The European Journal of Personality promotes the development of all areas of current empirical and theoretical personality psychology. Welcome to the EJP Blog, the landing page for news related to the European Journal of Personality.

A conversation with Savannah Boele

An interview

Recently, we talked to Savannah Boele, whose article "Person-Group Dissimilarity in Personality and Peer Victimization" is featured in EJP's special issue "Personality and Social Structure". Savannah just finished a Research Master on Development and Socialization in Childhood and Adolescence at Utrecht University.

Q: Hi Savannah, can you tell us about your study?

We examined whether deviation from the group norm in personality (defined in our study as the class average in the Big Five and the Dark Triad) was related to victimization by peers. We expected that greater deviation from the group norm would be related to more peer victimization. This was based on the person-group dissimilarity model by Wright, Giammarino and Parad (1986) that states that the group norm defines how behavior is evaluated within the peer group. Thus, adolescents who are different from the group norm might have lower status in the peer group and could therefore be more vulnerable to becoming victimized. We tested this in a sample of about 1000 adolescents and we did find some evidence that supported the hypothesis, but it was not as straight-forward as we had expected. For instance, we found that non-linear person-group dissimilarity (i.e., scoring higher or lower on a personality trait than the group norm) in extraversion was related to victimization as perceived by the victim (i.e., self-reported victimization), but not to victimization as reported by the bully (i.e., bully-disclosed victimization). We also found a linear effect of person-group dissimilarity in neuroticism. In this case, linear dissimilarity meant that when adolescents were higher - but not lower - on neuroticism than the group norm, they were higher on both self-reported and bully-disclosed peer victimization.

Q: What do you think are important implications of your findings?

Our findings show that it's not just mean level scores of personality that relate to peer victimization, but that it's also important to take into account how much the individual differs from the group norm. So, I think it is important for researchers to look beyond mean level scores and examine personality or behavior of adolescents in a group context.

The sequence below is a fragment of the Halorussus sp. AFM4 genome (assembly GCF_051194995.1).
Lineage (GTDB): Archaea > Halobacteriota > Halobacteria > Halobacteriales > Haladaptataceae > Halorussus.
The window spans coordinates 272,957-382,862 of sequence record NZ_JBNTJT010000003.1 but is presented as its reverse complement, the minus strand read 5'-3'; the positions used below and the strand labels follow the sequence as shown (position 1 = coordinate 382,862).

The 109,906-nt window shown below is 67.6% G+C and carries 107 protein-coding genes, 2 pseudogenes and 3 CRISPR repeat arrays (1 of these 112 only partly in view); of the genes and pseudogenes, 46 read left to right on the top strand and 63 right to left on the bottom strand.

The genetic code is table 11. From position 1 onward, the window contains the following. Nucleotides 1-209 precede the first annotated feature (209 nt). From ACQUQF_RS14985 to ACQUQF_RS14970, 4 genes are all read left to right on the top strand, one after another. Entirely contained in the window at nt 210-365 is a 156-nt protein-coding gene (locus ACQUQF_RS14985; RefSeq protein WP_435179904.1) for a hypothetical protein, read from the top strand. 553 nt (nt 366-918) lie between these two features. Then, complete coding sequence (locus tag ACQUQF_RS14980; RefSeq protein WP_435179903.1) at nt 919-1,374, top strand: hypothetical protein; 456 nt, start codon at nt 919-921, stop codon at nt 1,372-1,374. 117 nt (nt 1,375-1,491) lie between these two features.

Moreover, we found differences in the results between victimization as perceived by the victim and victimization as reported by the bully. This corresponds to research finding only a small correlation between self-reports and peer-reports of victimization, indicating that there is little overlap between your experience with being victimized and others seeing that you are victimized. For future reserach, it is thus important to include measurements of different perspectives of the victimization and not just the subjective experience of the victims.

Q: What made you decide to study peer victimization?

This study actually sort of fell into my hands. My coauthors, Jelle Sijtsema and Theo Klimstra, already had this research topic in mind, and at the beginning of my research internship (this is like a research assistantship) they asked me whether I was interested in conducting this study and writing the paper. However, I have always been interested in vulnerable youth and it interests me to see why these individuals are picked as victims, why they have these negative experiences with peers, and how this affects their emotional functioning. Peers are very important in adolescence, and negative peer experiences can have a big influence on an adolescent's mental health. I think personality can provide us with important insights in understanding this phenomenon.

Q: This is your first publication (congratulations!). What was your experience like with the process?

It was definitely a great learning experience for me and a nice addition to the research master's program I was doing at the time. However, it was also hard work - especially because we wanted to apply for a special issue and therefore had a deadline. I liked learning how to do response surface analysis, which we needed to properly answer our research question. Moreover, I actually experienced the reviewing process as really pleasant, because you get a lot of constructive feedback that in the end will only make your paper better!

Q: Where do you see yourself in the future?

I recently wrote my master's thesis on empathy and relationship quality in adolescence. For this paper, I wanted to see how the two are related and whether parent-child and peer relationship quality were related to adolescent empathy in a different way. I examined this with a meta-analysis. Although taking a slightly different approach, my thesis is also in line with my interests and I hope to submit it for publication sometime in the near future. After this, I want to continue pursuing an academic career, so I am currently looking for a PhD position - and will hopefully find one soon! I would like to do something related to the social and emotional functioning of adolescents and how parents and/or peers might influence this functioning.

Q: Do you have any tips or advice for other students?

If you want to pursue a PhD, I think it's important that you do research internships and that they really fit the subject of your PhD. That is, it's important to have previous experience in the field that you want to pursue your PhD in. So, in your master's program, try to choose your internships wisely. And if there are opportunities to write or co-write a manuscript: take them. It's hard work, but it's all worth it!

Thanks so much for the interview, Savannah!

Publishing in the European Journal of Personality

A conversation with Kelci Harris